Mariners Analysis

Tuesday, November 27, 2007

Slow part of the off season

The M's haven't made any moves, or even really hinted at one, so we are all left waiting, wishing and wondering.

Two things pop to mind.

First, be glad the Angels signed Hunter. It makes them better in the short term, but hurts them in the long run. If you don't understand why this is good for the Mariners, you will eventually.

(This assumes of course there isn't some mystery move about to happen that ties it all up in a neat package. But even with Cabrera added, there is no way this is a good idea to build a club.)

For those that still think Hunter is a great move by Anaheim, consider this. The Mariners signed Sexson who had one decent year followed by a great one. Since then he's become this untradeable anchor who kills the team financially as well as at the plate. The Angels are making a run on Sexson's right now. They have Anderson, Mathews and now Hunter who will all fall in to the "untradeable" category soon after inking their deal. They are good players getting paid like great players. That is not the long term recipe for building a franchise.

Put another way, the Angels got better with Hunter than without. But the real point is they could have been significantly better using that money elsewhere. Signing a player worth $.75 for a dollar is not something anyone other than the Yankees can get away with long term. (See Bavasi as an example)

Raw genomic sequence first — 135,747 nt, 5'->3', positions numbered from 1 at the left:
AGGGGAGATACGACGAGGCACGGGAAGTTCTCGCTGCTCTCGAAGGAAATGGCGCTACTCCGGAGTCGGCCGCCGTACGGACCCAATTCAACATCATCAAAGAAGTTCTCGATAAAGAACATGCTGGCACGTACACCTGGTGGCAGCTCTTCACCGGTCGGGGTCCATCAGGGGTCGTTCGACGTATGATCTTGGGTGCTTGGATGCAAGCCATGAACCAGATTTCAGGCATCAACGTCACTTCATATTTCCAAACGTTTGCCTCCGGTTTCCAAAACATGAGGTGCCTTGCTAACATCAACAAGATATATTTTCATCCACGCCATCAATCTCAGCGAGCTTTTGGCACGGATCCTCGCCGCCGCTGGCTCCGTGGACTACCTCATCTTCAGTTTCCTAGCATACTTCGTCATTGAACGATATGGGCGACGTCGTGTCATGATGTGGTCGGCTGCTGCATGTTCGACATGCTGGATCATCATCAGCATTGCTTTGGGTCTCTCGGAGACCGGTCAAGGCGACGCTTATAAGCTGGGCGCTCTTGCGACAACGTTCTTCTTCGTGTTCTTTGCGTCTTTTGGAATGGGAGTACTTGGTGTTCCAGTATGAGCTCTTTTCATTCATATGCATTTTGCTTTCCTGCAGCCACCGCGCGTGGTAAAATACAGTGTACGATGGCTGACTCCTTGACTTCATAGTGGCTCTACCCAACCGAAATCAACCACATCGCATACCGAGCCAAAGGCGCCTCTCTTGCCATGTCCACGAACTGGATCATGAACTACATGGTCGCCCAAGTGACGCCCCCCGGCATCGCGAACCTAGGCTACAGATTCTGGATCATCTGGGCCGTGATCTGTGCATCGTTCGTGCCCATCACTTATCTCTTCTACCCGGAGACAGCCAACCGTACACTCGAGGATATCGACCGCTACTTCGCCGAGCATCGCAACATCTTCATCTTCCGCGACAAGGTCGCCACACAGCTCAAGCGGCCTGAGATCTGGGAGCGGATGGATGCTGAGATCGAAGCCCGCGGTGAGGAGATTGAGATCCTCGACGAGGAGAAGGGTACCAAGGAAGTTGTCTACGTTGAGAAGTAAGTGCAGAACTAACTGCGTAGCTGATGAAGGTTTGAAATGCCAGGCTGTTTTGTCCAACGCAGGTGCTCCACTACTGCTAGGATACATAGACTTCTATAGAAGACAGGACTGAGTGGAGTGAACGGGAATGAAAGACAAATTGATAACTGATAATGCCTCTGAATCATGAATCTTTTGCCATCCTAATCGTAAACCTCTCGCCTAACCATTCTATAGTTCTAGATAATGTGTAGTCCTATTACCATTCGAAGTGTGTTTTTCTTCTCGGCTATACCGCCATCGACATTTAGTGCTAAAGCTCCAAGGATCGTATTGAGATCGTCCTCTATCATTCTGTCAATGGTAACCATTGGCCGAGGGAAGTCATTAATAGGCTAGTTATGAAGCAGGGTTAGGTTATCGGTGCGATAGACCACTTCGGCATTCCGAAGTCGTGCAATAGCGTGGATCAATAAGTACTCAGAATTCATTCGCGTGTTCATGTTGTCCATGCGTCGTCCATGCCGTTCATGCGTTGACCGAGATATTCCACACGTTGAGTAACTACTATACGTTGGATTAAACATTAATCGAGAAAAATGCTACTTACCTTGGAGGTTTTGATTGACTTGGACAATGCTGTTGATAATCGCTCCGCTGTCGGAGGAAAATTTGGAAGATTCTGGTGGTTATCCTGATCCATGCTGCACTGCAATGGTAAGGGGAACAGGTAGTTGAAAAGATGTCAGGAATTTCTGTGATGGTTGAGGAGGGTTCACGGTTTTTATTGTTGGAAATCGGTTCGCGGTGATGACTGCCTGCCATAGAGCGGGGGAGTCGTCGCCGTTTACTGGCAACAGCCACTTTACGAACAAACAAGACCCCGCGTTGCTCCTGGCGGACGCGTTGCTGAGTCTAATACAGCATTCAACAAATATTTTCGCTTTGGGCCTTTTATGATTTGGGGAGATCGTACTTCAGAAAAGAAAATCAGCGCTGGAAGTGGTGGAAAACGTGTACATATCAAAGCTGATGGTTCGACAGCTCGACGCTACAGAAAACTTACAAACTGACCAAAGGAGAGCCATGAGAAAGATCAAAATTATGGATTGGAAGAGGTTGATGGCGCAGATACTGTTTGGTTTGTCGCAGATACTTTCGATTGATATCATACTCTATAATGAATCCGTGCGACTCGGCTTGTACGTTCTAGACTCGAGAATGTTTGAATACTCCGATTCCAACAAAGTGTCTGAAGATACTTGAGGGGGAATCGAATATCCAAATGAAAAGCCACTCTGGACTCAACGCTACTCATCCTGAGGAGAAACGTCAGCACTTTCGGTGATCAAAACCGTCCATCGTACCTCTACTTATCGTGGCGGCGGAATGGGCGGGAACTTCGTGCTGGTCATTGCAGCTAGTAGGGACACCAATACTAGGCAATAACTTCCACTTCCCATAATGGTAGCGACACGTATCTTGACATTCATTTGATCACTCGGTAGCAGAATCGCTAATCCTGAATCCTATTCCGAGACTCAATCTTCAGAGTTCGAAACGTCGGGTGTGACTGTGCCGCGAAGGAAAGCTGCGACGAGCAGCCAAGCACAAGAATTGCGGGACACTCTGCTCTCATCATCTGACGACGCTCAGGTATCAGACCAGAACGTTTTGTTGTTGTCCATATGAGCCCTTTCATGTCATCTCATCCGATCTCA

The second thing that comes to mind is Santana. This is like trading for A-Rod or Griffey. You know local writers will bring it up, even though there is no way it will happen.

Let me say it for the thousandth time. The Twins don't want our prospects. Sure we have some prospects to trade. There are other teams with far better prospects. Why would the Twins want our players then?

Answer- they wouldn't. The trade for Santana crowd far overestimates our own prospects while downplaying other teams players.

And what about the question of why Santana would sign here?

Think about it. The Mariners haven't been to the playoffs in years. But the best pitcher in baseball is supposed to sign here? What for? Why would Santana pick Seattle unless they vastly overpay what any other team is willing to do?

For the Mariners to get Santana would take us throwing every prospect in the farm system (quantity over other teams quality) and then throwing huge sums of money beyond what anyone else will offer.

Does that sound like a good idea to run a franchise?

People who write about acquiring Santana really need to stop and think about what they are proposing. It's barely above the Bloomquist-for-Pujols type of fantasy we often see among the most casual of fans.

Wednesday, November 14, 2007

Fascinating story about A-Rod

By now most baseball fans have heard the story- Alex has gone around Boras and requested a meeting with the team w/o his agent present. Even the NY Times is reporting what started as rumors, so it appears to have legs.